Ultimate Aussie Adventure

StudentUniverse  »  Ultimate Aussie Adventure

Ultimate Aussie Adventure

from £2,078
Duration: 28 days
Countries: Australia
This is the big Australian daddy. If you want to see the lot, this is for you. You’ll see everything from Melbourne, to Uluru, to Cairns and right down to Sydney!
Summary

Ultimate Aussie Adventure

Itinerary

Day 1: Melbourne to Port Campbell

Welcome to your Topdeck trip - meet your travel buddies and hit the road. If you've ever seen a car commercial, chances are you've seen the Great Ocean Road. With mere metres between road and water, hairpin bends and epic views out every window - today you'll join the list of five million people to do this road-of-passage each year. Before putting rubber on the Great Ocean Road, we'll tick off the spiritual home of surfing, spot koalas in the wild and lunch in a seaside village. This afternoon is all about the Twelve Apostles, aka the Stonehenge of Australia. Tonight chill out and get to know who you're travelling with.

Included today:
-Coastal Lookouts
-12 Apostles
-National Park entry

Meals: Dinner.

Did you know:
-The Great Ocean Road is the world's largest war memorial, spanning 243 km. It was constructed by the hands of returned WWI servicemen in remembrance of fallen soldiers.
-During construction of the Great Ocean Road, steamboat Casino struck a reef and was stranded near Cape Patton, left with no choice but to jettison 500 barrels of beer and 120 cases of spirits. Upon somehow obtaining this, the Great Ocean Road workers took an impromptu 2-week long drinking holiday #thisislivin.
-There is a mountain in Victoria called Mt. Disappointment, and just as expected was so named due to its sub par view, according to the original British explorers. We did say they were British.

Day 2: Port Campbell to Halls Gap

From one natural wonder to another, we'll explore the 167,000 hectares of The Grampians - a mecca for hikers and rock climbers. More than just a place to get geology goosebumps, you'll be standing on sacred ground, with 80% of Victoria's Aboriginal rock art on show. Meet the traditional land owners, whose ancestors were scratching and dabbing their Dreamtime stories onto rock long before the Pyramids of Egypt were conceived, then paint your own story onto a boomerang. Dinner with the crew tonight.

Included today:
-Boomerang Painting
-National park entry

Meals: Breakfast, dinner.

Did you know:
-Victorians are way ahead of the rest of us - the Grampians Grape Escape, one of the longest running food and wine festivals in Australia, has been running since 1992 and is held in Grampians National Park annually.
-Name suggestions for Australia’s capital originally included Sydmelperbrisho, Wheetwoolgold and Federalbus. Righto.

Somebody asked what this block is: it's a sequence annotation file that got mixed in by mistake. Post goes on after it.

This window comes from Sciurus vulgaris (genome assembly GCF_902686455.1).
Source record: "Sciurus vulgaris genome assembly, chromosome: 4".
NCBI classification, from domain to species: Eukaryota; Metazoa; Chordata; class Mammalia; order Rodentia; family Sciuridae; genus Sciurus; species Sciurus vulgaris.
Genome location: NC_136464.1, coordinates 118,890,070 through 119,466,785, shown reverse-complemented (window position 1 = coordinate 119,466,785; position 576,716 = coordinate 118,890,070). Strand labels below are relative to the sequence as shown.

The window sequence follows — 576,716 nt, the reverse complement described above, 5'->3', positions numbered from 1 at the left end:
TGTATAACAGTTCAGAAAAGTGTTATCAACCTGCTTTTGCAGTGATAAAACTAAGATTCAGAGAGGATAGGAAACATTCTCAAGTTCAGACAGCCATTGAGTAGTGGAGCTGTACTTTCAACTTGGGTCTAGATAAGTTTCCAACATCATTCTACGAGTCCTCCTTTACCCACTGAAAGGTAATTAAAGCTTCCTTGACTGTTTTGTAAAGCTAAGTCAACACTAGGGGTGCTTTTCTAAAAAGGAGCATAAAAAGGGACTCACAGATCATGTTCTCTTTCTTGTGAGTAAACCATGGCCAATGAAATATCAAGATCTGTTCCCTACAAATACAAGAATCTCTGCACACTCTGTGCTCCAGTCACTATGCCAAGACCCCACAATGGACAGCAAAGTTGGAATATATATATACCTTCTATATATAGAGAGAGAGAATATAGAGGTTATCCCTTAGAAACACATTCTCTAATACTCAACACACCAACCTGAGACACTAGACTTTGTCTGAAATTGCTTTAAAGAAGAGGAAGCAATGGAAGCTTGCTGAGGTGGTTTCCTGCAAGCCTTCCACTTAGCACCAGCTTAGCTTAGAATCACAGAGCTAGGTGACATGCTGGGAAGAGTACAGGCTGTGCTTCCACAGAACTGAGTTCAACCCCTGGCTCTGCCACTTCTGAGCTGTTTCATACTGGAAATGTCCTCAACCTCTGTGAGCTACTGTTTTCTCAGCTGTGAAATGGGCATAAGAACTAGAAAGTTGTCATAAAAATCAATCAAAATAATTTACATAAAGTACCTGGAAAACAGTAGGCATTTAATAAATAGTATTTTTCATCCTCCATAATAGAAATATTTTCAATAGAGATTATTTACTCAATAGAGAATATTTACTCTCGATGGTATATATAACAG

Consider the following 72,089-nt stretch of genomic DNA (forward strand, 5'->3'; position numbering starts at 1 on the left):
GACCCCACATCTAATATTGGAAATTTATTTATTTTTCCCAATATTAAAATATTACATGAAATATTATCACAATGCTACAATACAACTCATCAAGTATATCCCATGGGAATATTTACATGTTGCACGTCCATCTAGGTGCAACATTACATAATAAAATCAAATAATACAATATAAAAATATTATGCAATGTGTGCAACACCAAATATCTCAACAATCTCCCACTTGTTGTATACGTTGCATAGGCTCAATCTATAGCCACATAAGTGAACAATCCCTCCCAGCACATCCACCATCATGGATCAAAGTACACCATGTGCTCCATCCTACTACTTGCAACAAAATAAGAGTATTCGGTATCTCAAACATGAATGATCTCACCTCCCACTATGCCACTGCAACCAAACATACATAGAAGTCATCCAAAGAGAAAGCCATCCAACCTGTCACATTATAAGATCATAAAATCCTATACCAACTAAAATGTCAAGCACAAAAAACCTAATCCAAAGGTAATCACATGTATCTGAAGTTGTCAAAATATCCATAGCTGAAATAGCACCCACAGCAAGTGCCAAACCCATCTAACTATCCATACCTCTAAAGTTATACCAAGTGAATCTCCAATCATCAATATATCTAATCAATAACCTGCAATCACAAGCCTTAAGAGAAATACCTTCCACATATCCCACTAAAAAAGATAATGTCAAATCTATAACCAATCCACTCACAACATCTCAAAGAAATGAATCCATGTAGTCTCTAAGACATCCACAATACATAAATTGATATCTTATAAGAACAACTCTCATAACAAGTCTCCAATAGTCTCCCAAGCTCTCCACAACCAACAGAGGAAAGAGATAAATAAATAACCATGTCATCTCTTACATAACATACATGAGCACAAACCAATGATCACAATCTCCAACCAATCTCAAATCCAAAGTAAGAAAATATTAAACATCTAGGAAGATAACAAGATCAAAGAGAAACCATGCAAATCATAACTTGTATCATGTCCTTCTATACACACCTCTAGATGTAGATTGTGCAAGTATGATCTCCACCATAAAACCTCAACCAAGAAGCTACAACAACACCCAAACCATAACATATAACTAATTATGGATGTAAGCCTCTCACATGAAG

Day 3: Halls Gap to Mt Gambier

By the time we reach Adelaide you'll have nailed a trifecta of the highest, largest and longest landforms across two states. Next up: McKenzie Falls, the largest waterfall in Victoria. It's no Niagara, but flowing water is guaranteed year-round - a rare promise in a country that's 40% desert. Then, the Northern Grampians for one last panorama shot where #natureporn trends with views to Mt Williams, the highest peak in the park and third-highest mountain in Victoria. To complete the trilogy: the Murray River - a bronze medallist to the Nile and Amazon, stretching 2520 kilometres and spanning three states. How's that for a form guide?

Included today:
-National Park entry
-Pinnacles Walk
-McKenzie Falls
-Gaol history walking tour

Meals: Breakfast.

Did you know:
-When the Skylab satellite crashed in Australia in 1979, Australia issued NASA a fine for littering. They did not pay up.
-When a bank note is torn up in Australia, is it worth half of its former self. E.g. $20 torn up becomes $10. Still something.

Day 4: Mt Gambier to Adelaide

Stroll through the Valley Lake conservation area and learn about the pre-human flora and fauna existence. Snap madly away on the camera as you spot a Skippy - hot tip: don't go to hug one. Before kicking on to Adelaide, check out the Blue Lake (depending on what time of the year you visit, you may have your own dilemma of “the dress” kind on your hands - the lake changes colour) and the Umpherston Sinkhole - Australia's own version of the Sacred Valley of the Inca Trail. Because no South Australian voyage is complete without wine, we get to concoct our own potion as we stop at Wynn's Coonawarra vineyard. Chin chin!

Included today:
-Wynn's Coonawarra Make Your Own Blended Wine class

Meals: Breakfast.

Did you know: